Total RNA was extracted (Invitrogen; TRIzol Reagent) and first-strand cDNA was synthesized with oligo-dT–primed Moloney murine leukemia virus (MMLV) reverse transcriptase (RT). The primer sequences used in RF/6A cells were as follows: Cyr61 sense, 5′-GAG GGC AGA CCC TGT GAA TA-3′, and antisense, 5′-TGG TCT TGC TGC ATT TCT TG-3′; VEGF sense, 5′-ACG AAG TGG TGA AGT TCA TGG-3′, and antisense, 5′-TCA CAT CTG CAA GTA CGT TCG-3′; β-actin sense, 5′-GGT GGC TTT TAG GAT GGC AAG-3′, and antisense, 5′-ACT GGA ACG GTG AAG GTG ACA G-3′. Primer sequences used in rat retina were as follows: Cyr61 sense, 5′-GGG CAG TGC TGT GAA GAG-3′, and antisense, 5′-TTT GGG CCG GTA TTT CTT-3′; VEGF sense, 5′-CAG AAA GCC CAT GAA GTG-3′, and antisense, 5′-TTT GAC CCT TTC CCT TTC-3′; β-actin sense, 5′-TCT CTT CCA GCC TTC CTT-3′, and antisense, 5′-AGT TCC GCC TAG AAG CAT T-3′. PCR cycling conditions were as follows: 5 minutes at 95°C, followed by 28 cycles of 95°C for 30 seconds and 55°C for 60 seconds for Cyr61 and VEGF, or 25 cycles of 95°C for 30 seconds and 55°C for 60 seconds for β-actin, and 72°C for 90 seconds. PCR products were separated on 2% agarose gels containing ethidium bromide (0.5 g/mL), then visualized, and photographed. Quantification of band intensity was performed by densitometry scanning (GS-800 Densitometer; Bio-Rad Laboratory, Hercules, CA). 
Western Immunoblot Analysis and Immunohistochemistry
Proteins were extracted from cell lysates and tissue homogenates. For Western blot analysis, the protein samples were fractionated in a 10% sodium dodecyl sulfate (SDS)-polyacrylamide gel and transferred to nitrocellulose membrane. The analysis was performed with anti-Cyr61, anti-VEGF, anti–HIF-1α, or anti–β-actin antibodies. Immunodetection was performed by enhanced chemiluminescence (Pierce Biotechnology, Rockford, IL), in line with the manufacturer’s instructions. Protein levels were determined from the analysis by densitometry scanning of protein bands. 
Formalin fixed, paraffin embedded 6-μm eye tissue sections were placed on slides, deparaffinized in xylenes, and rehydrated by incubation in graded ethanol baths in PBS. Endogenous peroxidase was blocked with 0.3% hydrogen peroxide in methanol. Sections were then treated with 5% normal horse serum and incubated overnight with anti-Cyr61 antibody at 4°C. Thereafter, a biotinylated horse secondary antibody against rabbit IgG and an avidin-biotinylated peroxidase complex were used with 3,3′diaminobenzidine as a peroxidase substrate. Sections were counterstained with hematoxylin, dehydrated, and mounted. Isotype control IgG was used as the primary antibody in the negative control experiments.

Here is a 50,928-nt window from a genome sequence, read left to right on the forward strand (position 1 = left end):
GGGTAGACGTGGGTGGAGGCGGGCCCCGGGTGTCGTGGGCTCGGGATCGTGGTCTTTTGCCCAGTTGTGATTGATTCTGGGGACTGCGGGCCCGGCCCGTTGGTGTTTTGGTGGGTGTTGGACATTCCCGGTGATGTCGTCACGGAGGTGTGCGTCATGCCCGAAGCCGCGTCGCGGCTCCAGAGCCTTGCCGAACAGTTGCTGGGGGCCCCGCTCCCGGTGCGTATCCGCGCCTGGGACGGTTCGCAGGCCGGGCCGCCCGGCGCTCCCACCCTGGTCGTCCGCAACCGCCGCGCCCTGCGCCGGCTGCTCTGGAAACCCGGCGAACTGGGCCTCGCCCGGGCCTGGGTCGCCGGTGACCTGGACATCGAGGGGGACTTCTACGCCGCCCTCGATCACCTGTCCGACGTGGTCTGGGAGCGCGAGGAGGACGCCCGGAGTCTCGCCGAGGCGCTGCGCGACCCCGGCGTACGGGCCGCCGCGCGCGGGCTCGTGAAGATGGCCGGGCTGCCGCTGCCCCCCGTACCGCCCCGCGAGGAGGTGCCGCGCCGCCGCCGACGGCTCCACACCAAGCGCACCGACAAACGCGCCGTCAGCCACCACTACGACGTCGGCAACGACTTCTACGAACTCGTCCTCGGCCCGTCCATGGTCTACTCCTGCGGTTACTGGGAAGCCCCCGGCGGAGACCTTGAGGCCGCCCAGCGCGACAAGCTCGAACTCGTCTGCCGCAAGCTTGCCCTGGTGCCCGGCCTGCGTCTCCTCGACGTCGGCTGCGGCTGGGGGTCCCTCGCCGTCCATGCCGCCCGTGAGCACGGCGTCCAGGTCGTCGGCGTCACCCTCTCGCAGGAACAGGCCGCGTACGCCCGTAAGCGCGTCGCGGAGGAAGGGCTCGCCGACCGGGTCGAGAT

ELISA of Cyr61 and VEGF
Cyr61 levels were determined by designed sandwich ELISA under combined mouse anti-Cyr61 mAb, rCyr61 protein, and rabbit anti-Cyr61 pAb. This method has successfully determined vitreous levels of growth factors. 19 Standard solution (100 μL) and the sample (100 μL) were added to a 96-well plate coated with polyclonal antibody. After incubation, the plate was washed, and a detection antibody was added. Later, the plate was washed and an enzyme-linked secondary antibody was added. After further incubation, the plate was washed again and the substrate added. The reaction was stopped by adding a blocking solution after color emerged. Optical density was determined at 450 and 540 nm using an absorption spectrophotometer (Titer-tek Multiscan MCC/340; ICN). VEGF levels were measured by ELISA using kits for human rVEGF (R&D Systems). The procedure was performed according to the manufacturer’s instructions. Instead of the detecting antibody and the enzyme-linked secondary antibody, biotin-labeled detecting antibody and streptavidin-HRP were used for VEFG ELISA. A standard curve was plotted from measurements made with standard Cyr61 and VEGF solutions (from 2 to 400 ng/mL for Cyr61 and 12.5 to 4000 pg/mL for VEGF) and was used to determine the concentration of Cyr61 or VEGF in the sample. The standard curve for Cyr61 concentration showed an R 2 of 0.985. 
Expression of Cyr61 under the Stimulation of VEGF and IGF-I
The effects of VEGF- and IGF-I-induced Cyr61 expression and Cyr61-induced VEGF expression were investigated. We treated RF/6A cells with 10 nM of rIGF-I, 10 nM of rCyr61, or 2 nM of rVEGF for 2 hours and then total RNA and total protein were extracted. RT-PCR and Western blot analysis were performed to determine Cyr61 expression under VEGF or IGF-1 stimulation. At the same time, VEGF expression under Cyr61 stimulation was evaluated using mRNA and protein levels. 
Expression of Cyr61 in RF/6A Cells under Hypoxic Conditions
RF/6A cells were placed in serum-free medium. One milliliter of cells (1 × 105 cells/well) was plated into one well of a six-well culture plate. Hypoxic cultures were transferred for various time periods (1% O2/5% CO2/94% N2 labeled hypoxia) in a hypoxic incubator (BioSpherix, Redfield, NY). The cells were harvested in hypoxic conditions to avoid reoxygenation artifacts. At the same time, the media were collected and stored at −80°C for ELISA assay. For each analysis, three replicates were taken using 100 μL of supernatant each. Parallel cultures were kept in normal oxygen levels (labeled as normoxia). Cells were harvested at various times. Total RNA and total protein were extracted. RT-PCR and Western blot were used for mRNA, and protein expression. 
Oxygen-Induced Retinopathy Model and Inhibition by Anti-Cyr61 Antibody